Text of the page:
Automotive fuel retailers have experienced a revenue rollercoaster over the past five years. Revenue is expected to expand by about 12.4% in 2011-12 to $36.9 billion. The increase reflects somewhat higher retail sales volumes and, more particularly, higher fuel prices.
The ongoing recovery from the global financial crisis, strong growth in China and unrest in the Middle East have lifted demand and sparked concerns of oil shortages, boosting fuel prices.
Despite the large increase in 2011-12, industry revenue is expected to expand at a more moderate annual rate of 1.4% for the five years through 2011-12. The industry is expected to generate a profit of about $1.76 billion and to account for about 0.2% of Australia’s GDP. Fuel retailing is a high-volume, low-margin business.
The volume of petroleum and diesel (the industry’s main products) sold during 2011-12 are expected to be about 15.6 billion litres and 3.9 billion litres respectively. Diesel sales are expanding more strongly than petrol, as motorists switch to diesel vehicles that feature greater fuel economy. The volume of petrol sold by the industry over the five years through 2011-12 is expected to edge down at an annualised 0.2%, compared with expected growth of 4.8% for diesel.
The industry’s structure has changed quite markedly over the past five years, with supermarket chains growing in importance as oil companies reduce their retail presence to focus on the more profitable upstream oil and gas sector.
Despite increased mechanisation, the industry is expected to employ about 35,700 people in 2011-12, paying wages amounting to about $873.3 million.
The outlook for the industry is coloured by an upward trend in fuel prices. Revenue is expected to expand 2.5% per year over the five years through 2016-17 to reach $41.7 billion, although sales volumes are only expected to grow by 1.2% per year.
Industry profit is expected to grow more quickly than revenue, as firms seek to rebuild margins that have been eroded over the past few years.
The carbon tax due to commence on 1 July 2012 will not apply to household transport fuels, light vehicle business transport or off-road fuel use by the agriculture, forestry and fishing industries. However, the Federal Government plans to establish an effective carbon price for heavy on-road fuel use from July 1, 2014.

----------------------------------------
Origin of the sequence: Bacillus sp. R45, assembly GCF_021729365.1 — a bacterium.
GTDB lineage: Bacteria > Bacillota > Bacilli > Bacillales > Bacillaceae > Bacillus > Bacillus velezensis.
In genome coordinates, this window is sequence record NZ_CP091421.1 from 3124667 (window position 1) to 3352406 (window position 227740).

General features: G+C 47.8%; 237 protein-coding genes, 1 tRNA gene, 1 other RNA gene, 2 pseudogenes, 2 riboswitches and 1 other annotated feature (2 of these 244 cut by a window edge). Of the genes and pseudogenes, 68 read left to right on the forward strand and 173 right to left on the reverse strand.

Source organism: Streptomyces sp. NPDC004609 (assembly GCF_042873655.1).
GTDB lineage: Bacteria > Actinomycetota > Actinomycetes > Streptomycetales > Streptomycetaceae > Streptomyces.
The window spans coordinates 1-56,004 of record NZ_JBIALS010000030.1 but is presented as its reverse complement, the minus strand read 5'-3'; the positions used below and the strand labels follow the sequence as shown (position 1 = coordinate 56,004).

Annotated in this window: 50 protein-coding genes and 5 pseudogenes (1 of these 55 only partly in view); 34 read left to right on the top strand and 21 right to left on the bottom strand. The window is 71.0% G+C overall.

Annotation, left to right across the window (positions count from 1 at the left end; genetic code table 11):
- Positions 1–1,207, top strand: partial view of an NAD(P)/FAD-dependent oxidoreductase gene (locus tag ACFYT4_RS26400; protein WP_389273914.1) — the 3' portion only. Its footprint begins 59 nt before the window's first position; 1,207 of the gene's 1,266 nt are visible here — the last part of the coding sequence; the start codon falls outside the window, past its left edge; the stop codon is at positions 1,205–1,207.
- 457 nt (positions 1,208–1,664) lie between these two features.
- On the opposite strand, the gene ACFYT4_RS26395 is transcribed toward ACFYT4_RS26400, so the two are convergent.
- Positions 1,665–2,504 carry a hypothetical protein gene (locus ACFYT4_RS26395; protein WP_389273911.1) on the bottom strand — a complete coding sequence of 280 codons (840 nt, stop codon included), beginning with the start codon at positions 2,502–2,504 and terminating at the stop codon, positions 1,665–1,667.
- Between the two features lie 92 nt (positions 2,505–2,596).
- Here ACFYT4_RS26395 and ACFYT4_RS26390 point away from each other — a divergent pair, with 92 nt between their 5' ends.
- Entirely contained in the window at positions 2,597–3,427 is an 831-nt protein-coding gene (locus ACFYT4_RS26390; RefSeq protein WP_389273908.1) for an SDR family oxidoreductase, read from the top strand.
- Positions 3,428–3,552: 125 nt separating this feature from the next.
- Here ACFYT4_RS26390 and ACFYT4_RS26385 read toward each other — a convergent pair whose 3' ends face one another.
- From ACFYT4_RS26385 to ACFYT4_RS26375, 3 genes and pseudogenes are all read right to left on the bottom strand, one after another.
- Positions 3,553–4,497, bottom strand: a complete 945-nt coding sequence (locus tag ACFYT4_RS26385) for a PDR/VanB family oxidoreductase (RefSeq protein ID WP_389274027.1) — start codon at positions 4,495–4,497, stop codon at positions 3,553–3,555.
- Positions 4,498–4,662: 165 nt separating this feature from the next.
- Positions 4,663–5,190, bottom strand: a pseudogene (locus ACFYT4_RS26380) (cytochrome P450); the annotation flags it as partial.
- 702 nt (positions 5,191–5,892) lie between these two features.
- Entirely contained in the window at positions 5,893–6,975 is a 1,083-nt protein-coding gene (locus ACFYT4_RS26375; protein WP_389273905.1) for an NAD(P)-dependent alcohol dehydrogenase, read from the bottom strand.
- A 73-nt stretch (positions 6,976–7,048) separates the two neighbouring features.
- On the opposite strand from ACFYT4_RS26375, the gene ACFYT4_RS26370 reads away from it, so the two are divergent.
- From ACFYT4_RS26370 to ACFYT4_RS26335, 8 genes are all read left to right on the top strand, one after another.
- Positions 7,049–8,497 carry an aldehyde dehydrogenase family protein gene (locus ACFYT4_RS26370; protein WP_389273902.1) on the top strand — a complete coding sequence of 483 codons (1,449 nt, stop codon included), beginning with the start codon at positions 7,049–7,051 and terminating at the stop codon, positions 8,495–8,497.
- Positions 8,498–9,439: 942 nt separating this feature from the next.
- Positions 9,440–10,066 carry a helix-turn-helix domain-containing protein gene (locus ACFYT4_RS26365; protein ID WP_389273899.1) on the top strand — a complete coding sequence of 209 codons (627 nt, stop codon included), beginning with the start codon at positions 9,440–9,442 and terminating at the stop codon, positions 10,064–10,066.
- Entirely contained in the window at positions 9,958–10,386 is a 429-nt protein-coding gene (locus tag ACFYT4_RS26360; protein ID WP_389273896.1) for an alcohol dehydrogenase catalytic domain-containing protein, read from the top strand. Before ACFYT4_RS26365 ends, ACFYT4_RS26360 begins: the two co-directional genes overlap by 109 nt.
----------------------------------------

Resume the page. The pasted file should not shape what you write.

Products and markets segmentation
Retail sales of petrol and diesel, together with related products, such as LPG, oil and kerosene, account for about 65% of the revenue for automotive fuel retailers. Retail sales of other items, including car parts, confectionery, takeaway foods, milk, cigarettes and batteries, account for a further 25% of revenue.
Service income, which includes payments for motor vehicle repairs and meals sold for consumption on the premises, accounts for a further 5.0% of industry revenue. The wholesaling segment includes income from hiring or leasing, commissions and unclassified income, and accounts for the remaining 5.0% of revenue.
Petroleum product retailing is a high-volume, low-margin business. Accordingly, its contribution to industry value added is unlikely to match its importance in revenue. Services that are more profitable, such as motor vehicle servicing, provide a larger share of value added than their importance in revenue suggests.
Caltex Australia Limited accounts for 22% market share followed by Wesfarmers Limited (21.5%), Woolworths Ltd (19.1?), BP Regional Australasia Holdings Pty Ltd (17%) and 7-Eleven Stores Pty Ltd (6.7%).
Fuel retailing will remain a challenging and volatile business, dominated by major retailers and, to a declining extent, major oil companies.
The expected moderate growth in the volume of fuel sold by retailers suggests that the search for increased market share and continued profitability will require an ongoing thrust into areas such as convenience stores and convenience car-maintenance services. Slow growth in petrol sales in particular will put considerable pressure on retail networks. The pressure on retailers will continue the trend towards fewer sites with higher sales volumes. These sites will also increasingly offer a range of services and products other than petrol.
By 2016-17, there are expected to be no more than 5910 service stations (representing a decline of 0.5% per year over the next five years). The same trends are expected to pull down employment numbers by 0.6% per year, with industry employment falling to 34,600 people by 2016-17.
To purchase IBISWorld’s full, 47 page report on Australia’s Fuel Retailing Industry visit: http://www.ibisworld.com.au/industry/default.aspx?indid=438